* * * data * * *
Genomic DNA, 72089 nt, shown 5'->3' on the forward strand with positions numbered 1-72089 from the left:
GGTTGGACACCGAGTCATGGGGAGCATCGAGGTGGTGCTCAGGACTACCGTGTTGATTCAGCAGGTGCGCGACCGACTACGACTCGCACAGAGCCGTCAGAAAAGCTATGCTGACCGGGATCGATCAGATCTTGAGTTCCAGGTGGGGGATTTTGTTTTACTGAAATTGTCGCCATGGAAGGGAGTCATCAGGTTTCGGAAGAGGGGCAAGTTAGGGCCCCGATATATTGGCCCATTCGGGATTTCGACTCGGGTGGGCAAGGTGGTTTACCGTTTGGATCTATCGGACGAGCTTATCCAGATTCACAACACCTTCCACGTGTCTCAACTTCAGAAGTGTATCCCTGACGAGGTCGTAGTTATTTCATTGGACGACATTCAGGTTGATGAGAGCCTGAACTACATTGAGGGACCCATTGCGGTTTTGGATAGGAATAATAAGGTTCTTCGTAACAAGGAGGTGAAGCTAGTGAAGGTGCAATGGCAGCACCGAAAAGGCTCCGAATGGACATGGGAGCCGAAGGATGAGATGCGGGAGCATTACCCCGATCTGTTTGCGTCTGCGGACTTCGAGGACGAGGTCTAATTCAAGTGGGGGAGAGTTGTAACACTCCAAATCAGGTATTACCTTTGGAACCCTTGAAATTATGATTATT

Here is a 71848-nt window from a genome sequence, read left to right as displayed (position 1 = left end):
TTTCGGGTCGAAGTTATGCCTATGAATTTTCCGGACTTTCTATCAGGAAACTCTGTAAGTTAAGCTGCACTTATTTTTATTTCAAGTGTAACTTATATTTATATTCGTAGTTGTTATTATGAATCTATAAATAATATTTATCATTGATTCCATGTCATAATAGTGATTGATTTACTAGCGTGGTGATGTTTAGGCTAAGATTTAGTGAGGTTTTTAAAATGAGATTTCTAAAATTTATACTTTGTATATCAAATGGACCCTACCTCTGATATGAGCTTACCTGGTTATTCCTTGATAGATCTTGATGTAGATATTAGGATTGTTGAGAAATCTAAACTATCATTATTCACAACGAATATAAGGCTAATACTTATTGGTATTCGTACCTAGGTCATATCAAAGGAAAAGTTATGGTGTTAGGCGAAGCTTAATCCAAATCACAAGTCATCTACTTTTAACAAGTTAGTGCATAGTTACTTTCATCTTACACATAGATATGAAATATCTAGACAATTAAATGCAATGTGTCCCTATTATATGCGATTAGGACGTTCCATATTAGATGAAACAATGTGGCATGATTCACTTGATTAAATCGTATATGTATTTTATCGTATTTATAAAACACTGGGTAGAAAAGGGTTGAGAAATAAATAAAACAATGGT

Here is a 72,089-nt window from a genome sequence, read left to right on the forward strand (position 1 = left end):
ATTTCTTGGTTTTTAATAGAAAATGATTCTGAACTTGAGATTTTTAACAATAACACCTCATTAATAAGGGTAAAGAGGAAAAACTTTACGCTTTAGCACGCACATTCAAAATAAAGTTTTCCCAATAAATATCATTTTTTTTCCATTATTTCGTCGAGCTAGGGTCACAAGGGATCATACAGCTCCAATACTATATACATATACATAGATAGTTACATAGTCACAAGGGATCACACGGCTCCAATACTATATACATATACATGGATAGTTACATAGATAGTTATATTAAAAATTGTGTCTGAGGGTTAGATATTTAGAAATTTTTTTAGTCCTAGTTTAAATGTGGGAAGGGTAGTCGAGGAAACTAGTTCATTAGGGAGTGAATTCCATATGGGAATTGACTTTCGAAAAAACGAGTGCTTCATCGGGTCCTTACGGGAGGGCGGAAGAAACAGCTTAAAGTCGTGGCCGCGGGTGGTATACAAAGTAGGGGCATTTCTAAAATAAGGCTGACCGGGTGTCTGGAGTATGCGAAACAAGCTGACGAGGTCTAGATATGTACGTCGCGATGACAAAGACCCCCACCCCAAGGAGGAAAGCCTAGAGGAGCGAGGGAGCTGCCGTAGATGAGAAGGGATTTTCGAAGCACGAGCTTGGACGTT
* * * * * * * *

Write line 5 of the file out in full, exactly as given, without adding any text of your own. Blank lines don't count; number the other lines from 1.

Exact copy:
Here is a 72,089-nt window from a genome sequence, read left to right on the forward strand (position 1 = left end):